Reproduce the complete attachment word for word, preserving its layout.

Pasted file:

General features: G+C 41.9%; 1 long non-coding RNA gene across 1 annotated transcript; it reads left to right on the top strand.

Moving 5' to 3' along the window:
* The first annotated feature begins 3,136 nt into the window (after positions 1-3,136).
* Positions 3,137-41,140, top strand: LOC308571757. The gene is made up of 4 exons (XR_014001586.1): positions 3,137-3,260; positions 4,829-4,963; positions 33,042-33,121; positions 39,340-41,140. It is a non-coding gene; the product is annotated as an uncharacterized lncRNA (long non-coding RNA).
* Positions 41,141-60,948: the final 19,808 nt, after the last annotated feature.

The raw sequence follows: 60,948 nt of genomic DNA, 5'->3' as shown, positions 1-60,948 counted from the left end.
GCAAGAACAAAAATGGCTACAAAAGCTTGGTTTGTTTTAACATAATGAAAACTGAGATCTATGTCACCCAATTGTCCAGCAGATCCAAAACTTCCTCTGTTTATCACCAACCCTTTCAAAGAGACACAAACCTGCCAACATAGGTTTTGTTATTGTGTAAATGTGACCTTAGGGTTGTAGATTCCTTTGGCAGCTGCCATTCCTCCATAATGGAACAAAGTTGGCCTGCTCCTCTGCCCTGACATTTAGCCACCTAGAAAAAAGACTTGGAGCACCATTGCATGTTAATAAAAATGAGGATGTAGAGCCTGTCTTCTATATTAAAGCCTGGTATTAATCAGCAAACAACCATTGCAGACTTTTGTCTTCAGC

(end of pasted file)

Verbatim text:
General features: G+C 41.9%; 1 long non-coding RNA gene across 1 annotated transcript; it reads left to right on the top strand.

Moving 5' to 3' along the window:
* The first annotated feature begins 3,136 nt into the window (after positions 1-3,136).
* Positions 3,137-41,140, top strand: LOC308571757. The gene is made up of 4 exons (XR_014001586.1): positions 3,137-3,260; positions 4,829-4,963; positions 33,042-33,121; positions 39,340-41,140. It is a non-coding gene; the product is annotated as an uncharacterized lncRNA (long non-coding RNA).
* Positions 41,141-60,948: the final 19,808 nt, after the last annotated feature.

The raw sequence follows: 60,948 nt of genomic DNA, 5'->3' as shown, positions 1-60,948 counted from the left end.
GCAAGAACAAAAATGGCTACAAAAGCTTGGTTTGTTTTAACATAATGAAAACTGAGATCTATGTCACCCAATTGTCCAGCAGATCCAAAACTTCCTCTGTTTATCACCAACCCTTTCAAAGAGACACAAACCTGCCAACATAGGTTTTGTTATTGTGTAAATGTGACCTTAGGGTTGTAGATTCCTTTGGCAGCTGCCATTCCTCCATAATGGAACAAAGTTGGCCTGCTCCTCTGCCCTGACATTTAGCCACCTAGAAAAAAGACTTGGAGCACCATTGCATGTTAATAAAAATGAGGATGTAGAGCCTGTCTTCTATATTAAAGCCTGGTATTAATCAGCAAACAACCATTGCAGACTTTTGTCTTCAGC